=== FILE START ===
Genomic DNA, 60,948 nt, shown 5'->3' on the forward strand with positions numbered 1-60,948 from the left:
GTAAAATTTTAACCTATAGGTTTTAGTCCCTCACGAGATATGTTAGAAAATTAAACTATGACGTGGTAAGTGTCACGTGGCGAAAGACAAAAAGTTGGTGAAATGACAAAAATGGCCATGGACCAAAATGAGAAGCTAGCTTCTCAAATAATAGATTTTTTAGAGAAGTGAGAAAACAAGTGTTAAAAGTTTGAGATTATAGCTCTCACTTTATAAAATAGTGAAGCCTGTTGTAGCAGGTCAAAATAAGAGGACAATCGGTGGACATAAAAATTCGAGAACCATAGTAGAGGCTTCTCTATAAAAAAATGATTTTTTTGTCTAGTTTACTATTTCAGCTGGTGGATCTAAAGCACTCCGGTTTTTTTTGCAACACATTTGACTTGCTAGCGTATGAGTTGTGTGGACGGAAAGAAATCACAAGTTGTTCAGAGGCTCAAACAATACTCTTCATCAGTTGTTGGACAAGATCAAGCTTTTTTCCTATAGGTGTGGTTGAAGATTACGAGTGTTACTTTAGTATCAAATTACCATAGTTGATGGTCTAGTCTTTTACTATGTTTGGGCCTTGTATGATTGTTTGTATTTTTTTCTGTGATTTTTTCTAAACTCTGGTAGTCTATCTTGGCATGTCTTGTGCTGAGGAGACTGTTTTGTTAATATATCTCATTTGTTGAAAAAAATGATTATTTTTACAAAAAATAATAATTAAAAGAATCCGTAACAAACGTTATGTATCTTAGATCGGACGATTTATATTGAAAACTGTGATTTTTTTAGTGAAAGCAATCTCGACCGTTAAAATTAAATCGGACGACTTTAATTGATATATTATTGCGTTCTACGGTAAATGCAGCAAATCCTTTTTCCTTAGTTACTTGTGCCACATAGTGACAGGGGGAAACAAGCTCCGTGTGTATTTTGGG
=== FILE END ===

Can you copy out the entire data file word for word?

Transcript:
Genomic DNA, 60,948 nt, shown 5'->3' on the forward strand with positions numbered 1-60,948 from the left:
GTAAAATTTTAACCTATAGGTTTTAGTCCCTCACGAGATATGTTAGAAAATTAAACTATGACGTGGTAAGTGTCACGTGGCGAAAGACAAAAAGTTGGTGAAATGACAAAAATGGCCATGGACCAAAATGAGAAGCTAGCTTCTCAAATAATAGATTTTTTAGAGAAGTGAGAAAACAAGTGTTAAAAGTTTGAGATTATAGCTCTCACTTTATAAAATAGTGAAGCCTGTTGTAGCAGGTCAAAATAAGAGGACAATCGGTGGACATAAAAATTCGAGAACCATAGTAGAGGCTTCTCTATAAAAAAATGATTTTTTTGTCTAGTTTACTATTTCAGCTGGTGGATCTAAAGCACTCCGGTTTTTTTTGCAACACATTTGACTTGCTAGCGTATGAGTTGTGTGGACGGAAAGAAATCACAAGTTGTTCAGAGGCTCAAACAATACTCTTCATCAGTTGTTGGACAAGATCAAGCTTTTTTCCTATAGGTGTGGTTGAAGATTACGAGTGTTACTTTAGTATCAAATTACCATAGTTGATGGTCTAGTCTTTTACTATGTTTGGGCCTTGTATGATTGTTTGTATTTTTTTCTGTGATTTTTTCTAAACTCTGGTAGTCTATCTTGGCATGTCTTGTGCTGAGGAGACTGTTTTGTTAATATATCTCATTTGTTGAAAAAAATGATTATTTTTACAAAAAATAATAATTAAAAGAATCCGTAACAAACGTTATGTATCTTAGATCGGACGATTTATATTGAAAACTGTGATTTTTTTAGTGAAAGCAATCTCGACCGTTAAAATTAAATCGGACGACTTTAATTGATATATTATTGCGTTCTACGGTAAATGCAGCAAATCCTTTTTCCTTAGTTACTTGTGCCACATAGTGACAGGGGGAAACAAGCTCCGTGTGTATTTTGGG